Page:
A connection point on a shape shows where you can glue connectors. You can add new connection points to any shape, whether it's a Visio 2007 shape or one you have created yourself. You can also move an existing connection point to another location on the shape. Perhaps the most difficult part about adding and moving connection points is finding the tool you want. The Connection Point tool is stashed below the Connector tool, as Figure 3-13 shows.
Figure 3-13: The Connector tool appears at the top of the list by default, but if you choose the Connection Point tool, Visio 2007 places its icon on the toolbar.
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Find an exact location
When you hold down the Ctrl key, the Connection Point tool displays a small blue crosshair symbol, which can help you pinpoint an exact location on your shape.
Follow these steps to move an existing connection point:
Click the Connection Point tool on the Standard toolbar.
Click any connection point on a shape. (Don't use the Ctrl key.) The connection point turns magenta to show that it's selected.
Drag the selected connection point to a new location on the shape. For exact placement, watch the status bar, which displays the pointer's position as you drag.
In some connected drawings, it's more common to glue 2-D shapes to each other than to join them with connectors, and in many technical drawings, connection points provide meaningful information about the objects or components they connect. For example, in a piping and instrumentation diagram, an indicator on a signal includes different types of connection points, as Figure 3-14 shows. To support a variety of connection behavior, Visio 2007 offers three types of connection points in all. Unless you're creating your own shapes and require sophisticated connection behavior, you can ignore connection point types. Visio 2007 shapes are already designed to connect correctly.
Figure 3-14: The indicator shape includes both inward (marked with an "X") and outward (marked with a square) connection points.
So why bother with different types of connection points? They can tell you something about a diagram's contents. In a diagram that represents a physical system, such as the pipes and valves in a processing plant, you want the shapes to mimic the constraints in the real world. Some components receive connections, and others initiate them. Visio 2007 tries to duplicate this information with the different types of connection points. Here's what they mean:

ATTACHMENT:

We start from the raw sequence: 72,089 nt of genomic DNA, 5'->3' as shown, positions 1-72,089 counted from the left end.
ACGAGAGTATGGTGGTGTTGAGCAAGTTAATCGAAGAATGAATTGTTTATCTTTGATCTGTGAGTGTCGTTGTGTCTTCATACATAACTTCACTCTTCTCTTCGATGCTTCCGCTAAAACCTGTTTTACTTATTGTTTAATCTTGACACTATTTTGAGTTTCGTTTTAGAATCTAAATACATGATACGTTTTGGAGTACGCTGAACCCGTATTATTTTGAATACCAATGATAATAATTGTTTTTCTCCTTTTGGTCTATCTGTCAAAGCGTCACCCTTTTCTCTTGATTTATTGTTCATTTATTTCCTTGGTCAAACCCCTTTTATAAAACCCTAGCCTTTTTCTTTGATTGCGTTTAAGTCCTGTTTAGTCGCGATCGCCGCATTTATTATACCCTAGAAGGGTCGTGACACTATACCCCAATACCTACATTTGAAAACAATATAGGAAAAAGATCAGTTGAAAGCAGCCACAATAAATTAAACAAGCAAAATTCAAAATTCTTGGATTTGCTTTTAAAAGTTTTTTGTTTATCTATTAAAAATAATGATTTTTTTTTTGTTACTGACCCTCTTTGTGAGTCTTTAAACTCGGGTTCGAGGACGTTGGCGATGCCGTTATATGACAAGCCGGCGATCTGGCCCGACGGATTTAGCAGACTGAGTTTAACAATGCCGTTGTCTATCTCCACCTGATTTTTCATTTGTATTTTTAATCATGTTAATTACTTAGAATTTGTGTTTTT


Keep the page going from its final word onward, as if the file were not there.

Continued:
Inward connection point An inward connection point (the default type you create with the Connection Point tool) pulls the endpoints of 1-D shapes in toward itself to make a connection. It also pulls in and connects to an outward connection point, but it won't be attracted to another inward connection point. This type of connection is marked by the familiar blue x you see on most of the shapes in Visio 2007 Standard.
Outward connection point An outward connection point looks like a small blue square and reaches out to attach to an inward connection point on another shape. This type of connection point can be used to make a point on a 2-D shape attach to an inward connection point on another 2-D shape. However, two outward connection points won't join to each other.
Inward and outward connection point An inward and outward connection point acts as sort of universal connection point. It is used on shapes to allow them to connect to any other connection point, in any direction. The symbol for this connection point looks like an outward connection point on top of an inward connection point-which, in effect, is what it is.
When you add a connection point to a shape, you create an inward connection point by default. However, you can use the connection point's shortcut menu to change its type, as Figure 3-15 shows.
Figure 3-15: You can change the type of connection point on a shape.
To change the type of a connection point on any shape, click the Connection point tool on the Standard toolbar. Now you can right-click a connection point. After it turns magenta, choose Inward, Outward, or Inward & Outward.
When you connect shapes at their connection points, Visio 2007 connects the shapes end to end, with their edges flat against each other. What if you want shapes to connect at an angle to each other? You can set the angle property for a connection point to rotate shapes when they are connected. This technique represents an advanced option primarily intended for shape designers who want to create shapes that automatically create appropriate connections.
By default, the angle of most connection points, and any connection points you add yourself, is set to 90 degrees. For example, if you have a corner desk shape and a work surface shape, you want the angle of their connection points to be 90 degrees so that the ends connect at an angle. However, shapes can connect at any angle you specify. If your company prefers annotations to be rotated to 30 degrees, for example, you can design shapes that include a rotated connection point angle.
Follow these steps to change the connection point angle:
Choose Tools, Options, and then click the Advanced tab.
Select the Run In Developer Mode check box, and then click OK.
Click the Connection Point tool.
Click the connection point (which will turn magenta) to display a rotation arrow, and then drag the arrow to the angle you want, as Figure 3-16 shows.
Figure 3-16: When you run in Developer Mode, a rotation arrow appears when you select a connection point.